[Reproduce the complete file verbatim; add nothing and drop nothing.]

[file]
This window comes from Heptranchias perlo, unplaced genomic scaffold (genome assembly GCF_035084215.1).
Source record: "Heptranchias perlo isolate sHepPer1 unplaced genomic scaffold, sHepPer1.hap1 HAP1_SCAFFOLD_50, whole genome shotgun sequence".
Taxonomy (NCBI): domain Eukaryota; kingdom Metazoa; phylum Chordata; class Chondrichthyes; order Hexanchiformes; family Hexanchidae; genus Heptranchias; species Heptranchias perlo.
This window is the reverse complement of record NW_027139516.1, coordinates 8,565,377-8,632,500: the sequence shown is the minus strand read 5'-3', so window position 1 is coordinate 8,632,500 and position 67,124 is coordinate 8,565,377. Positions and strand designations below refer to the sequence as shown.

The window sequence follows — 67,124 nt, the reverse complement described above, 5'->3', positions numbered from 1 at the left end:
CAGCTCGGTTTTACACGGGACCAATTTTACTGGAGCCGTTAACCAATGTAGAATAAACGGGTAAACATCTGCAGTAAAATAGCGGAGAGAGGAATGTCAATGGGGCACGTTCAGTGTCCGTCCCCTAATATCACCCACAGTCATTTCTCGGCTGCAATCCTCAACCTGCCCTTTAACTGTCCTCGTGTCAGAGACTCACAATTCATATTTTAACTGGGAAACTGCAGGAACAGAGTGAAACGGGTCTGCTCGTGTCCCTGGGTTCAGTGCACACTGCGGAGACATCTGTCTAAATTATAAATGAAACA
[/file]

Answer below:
This window comes from Heptranchias perlo, unplaced genomic scaffold (genome assembly GCF_035084215.1).
Source record: "Heptranchias perlo isolate sHepPer1 unplaced genomic scaffold, sHepPer1.hap1 HAP1_SCAFFOLD_50, whole genome shotgun sequence".
Taxonomy (NCBI): domain Eukaryota; kingdom Metazoa; phylum Chordata; class Chondrichthyes; order Hexanchiformes; family Hexanchidae; genus Heptranchias; species Heptranchias perlo.
This window is the reverse complement of record NW_027139516.1, coordinates 8,565,377-8,632,500: the sequence shown is the minus strand read 5'-3', so window position 1 is coordinate 8,632,500 and position 67,124 is coordinate 8,565,377. Positions and strand designations below refer to the sequence as shown.

The window sequence follows — 67,124 nt, the reverse complement described above, 5'->3', positions numbered from 1 at the left end:
CAGCTCGGTTTTACACGGGACCAATTTTACTGGAGCCGTTAACCAATGTAGAATAAACGGGTAAACATCTGCAGTAAAATAGCGGAGAGAGGAATGTCAATGGGGCACGTTCAGTGTCCGTCCCCTAATATCACCCACAGTCATTTCTCGGCTGCAATCCTCAACCTGCCCTTTAACTGTCCTCGTGTCAGAGACTCACAATTCATATTTTAACTGGGAAACTGCAGGAACAGAGTGAAACGGGTCTGCTCGTGTCCCTGGGTTCAGTGCACACTGCGGAGACATCTGTCTAAATTATAAATGAAACA